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Hoffspiegel Law Blog

October 6, 2021

Many people believe that their private mental health records become an open book when they file a claim for personal injury. But the truth is that Georgia law strongly provides strong protections for an injured person’s mental health records even when they have filed a lawsuit claiming mental pain and suffering. This is because of a strong public policy which encourages those seeking mental health treatment to be open and honest with their providers.

You probably know about the U.S. Constitution’s 5th Amendment privilege against self-incrimination in criminal cases. You may not know that Georgia law also affords several other privileges that apply in civil cases. For example, the following are privileged from disclosure in most cases:

  1. Communications between husband and wife.
  2. Communications between attorney and client.
  3. Communications between therapist (psychiatrist, psychologist, social worker, etc.) and patient.
  4. Communications between clergy (minister, priest, rabbi, etc.) and worshiper.

Almost all of our clients experience some degree of mental anguish following the injury that brought them to seek legal representation. We always encourage those we represent to seek treatment from a therapist. Many times, people are rightly concerned that their mental health records will be an open book, leaving the insurance company or even a jury free to dig through the most private parts of their life.

Thankfully, our state legislature and appellate courts have addressed this concern:

As a matter of public policy, this state has long provided for the confidentiality of communications between a mental health professional and patient. Thus in order to encourage a patient to speak freely to his mental health professional, we declare such communications “absolutely privileged” and protect them from discovery in the absence of an affirmative waiver by the patient. This is true regardless of whether the patient’s care and treatment or the nature and extent of his or her injuries have been put at issue in any civil proceeding. Moreover, in the absence of an expressed statement of waiver, one seeking disclosure of privilege of mental health records must establish a waiver by the patient’s decisive unequivocal conduct reasonably inferring the intent to waive.Mincey v. Georgia Dep’t. of Comm. Affairs, 308 Ga. App. 740 (2011).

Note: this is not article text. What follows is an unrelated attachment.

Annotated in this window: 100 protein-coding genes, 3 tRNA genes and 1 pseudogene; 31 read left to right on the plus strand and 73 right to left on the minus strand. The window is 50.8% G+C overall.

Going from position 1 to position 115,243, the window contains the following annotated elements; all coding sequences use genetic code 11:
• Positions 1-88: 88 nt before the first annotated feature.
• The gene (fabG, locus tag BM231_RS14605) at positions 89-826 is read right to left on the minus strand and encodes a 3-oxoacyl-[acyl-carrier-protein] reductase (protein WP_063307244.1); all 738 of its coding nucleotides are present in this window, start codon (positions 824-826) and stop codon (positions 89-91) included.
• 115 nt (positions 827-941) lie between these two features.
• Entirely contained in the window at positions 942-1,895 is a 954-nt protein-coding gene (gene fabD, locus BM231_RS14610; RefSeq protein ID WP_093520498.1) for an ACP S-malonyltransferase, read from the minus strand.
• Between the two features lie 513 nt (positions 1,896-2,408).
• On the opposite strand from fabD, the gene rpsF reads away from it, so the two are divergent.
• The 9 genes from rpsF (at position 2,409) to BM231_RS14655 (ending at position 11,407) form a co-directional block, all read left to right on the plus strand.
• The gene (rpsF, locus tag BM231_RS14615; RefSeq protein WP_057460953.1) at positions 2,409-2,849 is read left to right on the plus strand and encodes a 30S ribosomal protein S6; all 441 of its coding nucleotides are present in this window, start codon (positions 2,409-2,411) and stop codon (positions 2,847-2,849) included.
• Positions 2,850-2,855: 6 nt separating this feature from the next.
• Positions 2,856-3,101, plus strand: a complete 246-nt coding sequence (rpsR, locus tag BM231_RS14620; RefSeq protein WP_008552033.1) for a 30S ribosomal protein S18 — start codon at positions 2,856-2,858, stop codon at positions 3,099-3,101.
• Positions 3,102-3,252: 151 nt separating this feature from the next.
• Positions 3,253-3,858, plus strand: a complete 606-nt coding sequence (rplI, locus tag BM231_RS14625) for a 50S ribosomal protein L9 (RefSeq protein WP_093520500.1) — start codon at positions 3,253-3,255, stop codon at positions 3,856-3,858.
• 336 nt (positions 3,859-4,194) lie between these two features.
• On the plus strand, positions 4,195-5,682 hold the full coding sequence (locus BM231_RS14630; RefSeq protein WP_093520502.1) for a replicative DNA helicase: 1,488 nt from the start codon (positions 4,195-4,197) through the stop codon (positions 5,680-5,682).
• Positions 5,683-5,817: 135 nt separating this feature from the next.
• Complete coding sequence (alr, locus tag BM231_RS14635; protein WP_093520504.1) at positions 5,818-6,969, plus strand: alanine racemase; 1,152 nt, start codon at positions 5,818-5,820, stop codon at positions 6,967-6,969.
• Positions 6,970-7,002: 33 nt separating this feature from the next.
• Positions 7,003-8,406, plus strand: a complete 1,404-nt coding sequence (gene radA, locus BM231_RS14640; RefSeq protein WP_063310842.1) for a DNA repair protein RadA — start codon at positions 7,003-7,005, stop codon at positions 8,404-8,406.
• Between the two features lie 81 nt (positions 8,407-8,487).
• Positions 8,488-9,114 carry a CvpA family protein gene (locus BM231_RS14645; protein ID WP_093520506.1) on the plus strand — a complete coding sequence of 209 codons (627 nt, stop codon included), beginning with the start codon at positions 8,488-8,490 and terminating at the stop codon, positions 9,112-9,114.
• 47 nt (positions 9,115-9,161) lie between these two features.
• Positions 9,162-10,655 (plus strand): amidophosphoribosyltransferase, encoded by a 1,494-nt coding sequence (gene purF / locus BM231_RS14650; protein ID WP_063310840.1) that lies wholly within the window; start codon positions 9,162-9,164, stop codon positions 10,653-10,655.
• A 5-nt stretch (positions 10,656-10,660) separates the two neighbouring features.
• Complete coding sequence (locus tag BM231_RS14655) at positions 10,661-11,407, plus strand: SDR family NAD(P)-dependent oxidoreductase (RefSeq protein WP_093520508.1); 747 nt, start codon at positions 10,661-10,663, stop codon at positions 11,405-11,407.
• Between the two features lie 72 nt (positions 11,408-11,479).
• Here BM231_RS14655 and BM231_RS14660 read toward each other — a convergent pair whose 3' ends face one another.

You many not be able to protect all your records. You cannot hide the fact that you have gone to a counselor. Nor can you protect diagnoses, test results or dates of visits. What is protected is the communication between you and your provider. Unless you choose to waive that privilege as well. Under some circumstances you may do just that.

Strategically, sometimes personal injury cases are stronger when the privilege is waived. That is because the records themselves may provide some insight into our clients’ trauma. When our clients are considering whether to waive the mental health privilege, we encourage them to think hard about it. If you have sustained a traumatic injury that has harmed you mentally, you may be tempted to say, sure, let them see it. That way the insurance company can properly evaluate the claim. And if that does not work, a jury will now know how badly this incident affected me.

But you can’t generally open the door just a bit – it may end up being wide open. As human beings, we tend to be complicated. When you see a therapist, you don’t typically just talk about the negligent event that caused you so much angst and trauma.

For example, if you have been a victim of sexual assault, you did not start living your life or experiencing psychic pain on the day of the assault. You lived and experienced life and were battered and bruised just like the rest of us, prior to that date. And if you open up the communications between yourself and your psychiatrist, psychologist or counselor, they get to see all of it. None of us are otherwise a blank slate.

So, you may have to make a hard decision. Do I let them see that my parents did not treat me well? That my spouse and I have had our troubles? That I was anxious before being crashed into by a tractor-trailer? That is ultimately up to you. All your attorney can do is to help you evaluate the issues and try to come up with a decision that will work the best not only for your case, but for your long term mental health. Remember, you have protections, but in some cases you may consider waiving them in exchange for a slice of justice.

If you have any questions, please feel free to reach out to Alex or Lloyd to discuss further. You can reach us at (404) 760-8600 or contact@hoff-law.com.